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Mail Carrier 40 Years, Lives Hulett History

By Lois Miller

From The Sheridan Press, 7 May 1956

If there is one man who can give a run down of the history of his home town, it is Fred Sutton. He came from Illinois in 1900, hoping to improve his health as he had asthma. He says with a laugh “you can see I’m still alive!”

Get him going, and Sutton is a most entertaining talker: “There was not much in Hulett at that time except one store and two houses. I worked on a ranch for a time also worked three years on the Geological Survey.

“I homesteaded five miles southeast of Hulett and proved up on the land, then bought out a livery barn. It wasn’t the first one though, as W A Moore had the first livery barn in Hulett and Tinkom the second one,” Sutton recalls.

He operated the livery barn until 1916, and also had a mail line, star, daily. Most of the time for 40 years Sutton carried the mail.

Sometimes he got it by bidding and often by buying out the more successful bidder, but he kept the mail moving. The mail line was between Belle Fourche, S D, and Aladdin. In between times Sutton ranched, and his Model T was the second car in Hulett and he owned the second radio in the town.

“There was a railroad 18 miles long that ran from Belle Fourche to Aladdin in the early days. It was known as the Wyoming and Missouri River Road. Old Tom Robinson who still lives in Belle Fourche was the fireman and engineer on the road, which was promoted and owned by a Wyoming man named Kimmer.”

“Then came the time when big trucks began to do the freighting, and this short line railroad went out of business along in the late 20’s. You can still see one old rail sticking up on a hillside, all that is left of the old road.”

Sutton practically saw Hulett born from the time it was “laid out in town lots in 1904.” He saw it grow into the pleasant little town as it is today with a population of 347.

He says some of the old books that give the town’s early day  history had some facts scrambled. He recalls the first hotel was run by Mel Brown around 1906. It was built by a man named Charlie McCoy, and Mr Tinkom bought it from McCoy.

A bank was established and two pool halls soon after 1904, when the town enjoyed a boom. About 1910 quite a number of new business places were added to the town.

There was a time when Hulett “had two of everything, including two newspapers” and Sutton has old copies of those. He recalls the town knew three disastrous fires, and in one the whole side of one street burned. The town lost two hotels by fire.

The first school in the town was taught by Grace Bush who still lives in Hulett. Sutton recalls that she had 27 pupils and her salary was $35 a month.

More than half the town was owned by J W Hunter, an uncle of Dick Bush. The first doctor in Hulett was Dr J L Bostwick, and not Dr Loutham as some of the old books state. At one time Hulett had a fine modern drug store complete with soda fountain, and ice cream came in packed in large wooden tubs.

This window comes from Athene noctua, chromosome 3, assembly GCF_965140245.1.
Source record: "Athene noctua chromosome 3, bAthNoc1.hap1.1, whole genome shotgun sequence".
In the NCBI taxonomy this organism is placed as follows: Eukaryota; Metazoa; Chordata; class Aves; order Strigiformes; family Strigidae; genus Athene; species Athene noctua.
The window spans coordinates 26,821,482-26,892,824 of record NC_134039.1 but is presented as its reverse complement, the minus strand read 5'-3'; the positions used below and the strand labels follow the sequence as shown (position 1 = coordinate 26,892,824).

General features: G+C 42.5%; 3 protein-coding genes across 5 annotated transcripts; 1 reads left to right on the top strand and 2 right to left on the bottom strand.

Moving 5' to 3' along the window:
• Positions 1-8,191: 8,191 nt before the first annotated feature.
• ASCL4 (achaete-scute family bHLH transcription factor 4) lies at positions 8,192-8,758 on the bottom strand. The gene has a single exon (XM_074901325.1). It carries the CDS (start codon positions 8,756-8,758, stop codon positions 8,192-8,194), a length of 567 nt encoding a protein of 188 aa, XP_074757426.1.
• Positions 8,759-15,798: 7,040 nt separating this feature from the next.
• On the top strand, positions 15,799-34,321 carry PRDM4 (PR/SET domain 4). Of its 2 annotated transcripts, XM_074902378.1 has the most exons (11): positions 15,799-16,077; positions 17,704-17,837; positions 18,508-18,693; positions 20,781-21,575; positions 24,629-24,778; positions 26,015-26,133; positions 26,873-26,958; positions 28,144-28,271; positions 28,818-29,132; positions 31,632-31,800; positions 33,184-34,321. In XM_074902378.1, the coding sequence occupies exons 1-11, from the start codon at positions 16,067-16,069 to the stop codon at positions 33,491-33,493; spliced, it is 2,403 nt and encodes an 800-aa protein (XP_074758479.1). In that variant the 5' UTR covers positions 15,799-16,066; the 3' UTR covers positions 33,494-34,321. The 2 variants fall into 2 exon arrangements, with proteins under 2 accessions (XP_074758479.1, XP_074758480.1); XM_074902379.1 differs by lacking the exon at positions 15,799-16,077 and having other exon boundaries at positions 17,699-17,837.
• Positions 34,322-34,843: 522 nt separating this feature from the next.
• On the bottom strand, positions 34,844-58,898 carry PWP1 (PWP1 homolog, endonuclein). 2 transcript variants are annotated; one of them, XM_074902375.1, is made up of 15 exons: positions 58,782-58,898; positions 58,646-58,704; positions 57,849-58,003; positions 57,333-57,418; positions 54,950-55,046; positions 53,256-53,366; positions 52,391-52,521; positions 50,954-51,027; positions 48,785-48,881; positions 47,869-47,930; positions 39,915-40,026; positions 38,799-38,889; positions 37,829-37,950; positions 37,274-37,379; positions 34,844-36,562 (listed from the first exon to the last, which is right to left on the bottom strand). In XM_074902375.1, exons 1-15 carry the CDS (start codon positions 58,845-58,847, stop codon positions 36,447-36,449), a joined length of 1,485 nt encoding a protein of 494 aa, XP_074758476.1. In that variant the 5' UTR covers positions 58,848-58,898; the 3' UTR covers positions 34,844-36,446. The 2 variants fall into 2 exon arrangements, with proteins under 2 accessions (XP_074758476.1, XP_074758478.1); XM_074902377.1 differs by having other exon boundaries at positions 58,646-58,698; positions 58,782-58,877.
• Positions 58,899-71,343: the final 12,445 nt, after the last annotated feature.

Mr. Sutton is the proud owner of an antique so rare that you probably never saw one like it. His grandfather owned a grandfather clock, which he promised to Sutton many years ago.

You can’t just say it is a grandfather clock and stop there. The inscription on it reads plainly: “Made in 1806, Fly Creek in New York.” Angela Adams, Sutton’s grandmother, who was a cousin of John Quincy Adams, had two of the clocks made to order.

One was for the oldest son in the Adams family, and one for the oldest son in the Sutton family. Fred was in line to inherit. Although it was in reality his for many years he did not move the clock to Wyoming until in 1937.

They moved it in their car and it was so tall a part of it stuck outside. Hitchhikers would be standing by the road holding forth hopeful thumbs. But when the car got closer they turned thumbs down with quick jerks – they thought the clock was a casket!

The case is of sold walnut, and the whole clock was made by hand, even the figures were hand painted. It was wound by a crank, and still runs as there is not  a thing broken in the works.

There are two weights of pig-iron, each one weighing 15 pounds. Instead of screws the clock was put together with wooden pegs. The walnut case is in good condition and quite an asset to the Sutton’s living room, but it is heavy when they have to move it.

The priceless heirloom still has its original finish and has never been varnished.

Another relic Sutton enjoys owning is a large old bell mounted on a post in his back yard. He rings it to usher in New Years, and it has sometimes been used as a fire alarm signal.

This bell is from the first locomotive on the railroad between Aladdin and Belle Fourche, and in the early days they called the bell “Old Rosy.”

On April 17 the Suttons had a thrill when his cousin won the $64,000 question on TV – the fourth person in the United States to win that award.

Sutton isn’t retired. He owns a fillings station which he leases out, and works there regularly each day. He married the former Mary Borne, a school teacher from Nebraska.

Not long ago they built a lovely home in Hulett. They raise a large garden every year, and the place is beautiful with many flowers and unusual shrubs and trees, even an apricot tree!

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